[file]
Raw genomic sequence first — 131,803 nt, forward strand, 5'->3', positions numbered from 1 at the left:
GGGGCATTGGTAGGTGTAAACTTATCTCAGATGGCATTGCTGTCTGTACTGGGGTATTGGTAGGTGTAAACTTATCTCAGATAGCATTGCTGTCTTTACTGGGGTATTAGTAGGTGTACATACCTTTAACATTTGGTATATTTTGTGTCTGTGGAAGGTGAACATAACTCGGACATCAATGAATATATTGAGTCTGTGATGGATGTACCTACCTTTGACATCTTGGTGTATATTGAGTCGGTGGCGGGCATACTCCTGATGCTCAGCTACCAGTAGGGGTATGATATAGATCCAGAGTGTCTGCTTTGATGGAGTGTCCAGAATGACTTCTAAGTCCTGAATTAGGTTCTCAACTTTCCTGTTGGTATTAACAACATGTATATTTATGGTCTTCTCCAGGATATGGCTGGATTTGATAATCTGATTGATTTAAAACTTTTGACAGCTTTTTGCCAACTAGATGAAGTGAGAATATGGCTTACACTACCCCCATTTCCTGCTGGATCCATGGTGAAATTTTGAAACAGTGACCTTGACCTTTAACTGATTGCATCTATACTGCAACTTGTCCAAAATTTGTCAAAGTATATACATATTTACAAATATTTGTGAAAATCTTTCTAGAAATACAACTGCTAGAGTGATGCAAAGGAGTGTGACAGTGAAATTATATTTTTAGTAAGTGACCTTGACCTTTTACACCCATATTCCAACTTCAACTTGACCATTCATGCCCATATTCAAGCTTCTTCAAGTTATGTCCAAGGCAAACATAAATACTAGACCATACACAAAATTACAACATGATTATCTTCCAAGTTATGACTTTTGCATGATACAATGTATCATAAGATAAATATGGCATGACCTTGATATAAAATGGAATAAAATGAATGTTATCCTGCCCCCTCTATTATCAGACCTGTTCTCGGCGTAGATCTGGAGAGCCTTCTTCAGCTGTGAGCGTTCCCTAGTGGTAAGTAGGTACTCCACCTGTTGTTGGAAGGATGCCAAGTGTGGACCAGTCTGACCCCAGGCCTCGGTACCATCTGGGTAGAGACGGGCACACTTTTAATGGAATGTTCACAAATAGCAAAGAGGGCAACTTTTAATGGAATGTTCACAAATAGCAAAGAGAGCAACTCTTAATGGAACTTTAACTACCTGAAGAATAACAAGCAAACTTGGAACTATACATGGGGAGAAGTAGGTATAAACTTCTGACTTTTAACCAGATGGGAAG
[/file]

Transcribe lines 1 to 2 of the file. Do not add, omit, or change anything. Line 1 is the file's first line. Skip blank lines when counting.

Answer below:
Raw genomic sequence first — 131,803 nt, forward strand, 5'->3', positions numbered from 1 at the left:
GGGGCATTGGTAGGTGTAAACTTATCTCAGATGGCATTGCTGTCTGTACTGGGGTATTGGTAGGTGTAAACTTATCTCAGATAGCATTGCTGTCTTTACTGGGGTATTAGTAGGTGTACATACCTTTAACATTTGGTATATTTTGTGTCTGTGGAAGGTGAACATAACTCGGACATCAATGAATATATTGAGTCTGTGATGGATGTACCTACCTTTGACATCTTGGTGTATATTGAGTCGGTGGCGGGCATACTCCTGATGCTCAGCTACCAGTAGGGGTATGATATAGATCCAGAGTGTCTGCTTTGATGGAGTGTCCAGAATGACTTCTAAGTCCTGAATTAGGTTCTCAACTTTCCTGTTGGTATTAACAACATGTATATTTATGGTCTTCTCCAGGATATGGCTGGATTTGATAATCTGATTGATTTAAAACTTTTGACAGCTTTTTGCCAACTAGATGAAGTGAGAATATGGCTTACACTACCCCCATTTCCTGCTGGATCCATGGTGAAATTTTGAAACAGTGACCTTGACCTTTAACTGATTGCATCTATACTGCAACTTGTCCAAAATTTGTCAAAGTATATACATATTTACAAATATTTGTGAAAATCTTTCTAGAAATACAACTGCTAGAGTGATGCAAAGGAGTGTGACAGTGAAATTATATTTTTAGTAAGTGACCTTGACCTTTTACACCCATATTCCAACTTCAACTTGACCATTCATGCCCATATTCAAGCTTCTTCAAGTTATGTCCAAGGCAAACATAAATACTAGACCATACACAAAATTACAACATGATTATCTTCCAAGTTATGACTTTTGCATGATACAATGTATCATAAGATAAATATGGCATGACCTTGATATAAAATGGAATAAAATGAATGTTATCCTGCCCCCTCTATTATCAGACCTGTTCTCGGCGTAGATCTGGAGAGCCTTCTTCAGCTGTGAGCGTTCCCTAGTGGTAAGTAGGTACTCCACCTGTTGTTGGAAGGATGCCAAGTGTGGACCAGTCTGACCCCAGGCCTCGGTACCATCTGGGTAGAGACGGGCACACTTTTAATGGAATGTTCACAAATAGCAAAGAGGGCAACTTTTAATGGAATGTTCACAAATAGCAAAGAGAGCAACTCTTAATGGAACTTTAACTACCTGAAGAATAACAAGCAAACTTGGAACTATACATGGGGAGAAGTAGGTATAAACTTCTGACTTTTAACCAGATGGGAAG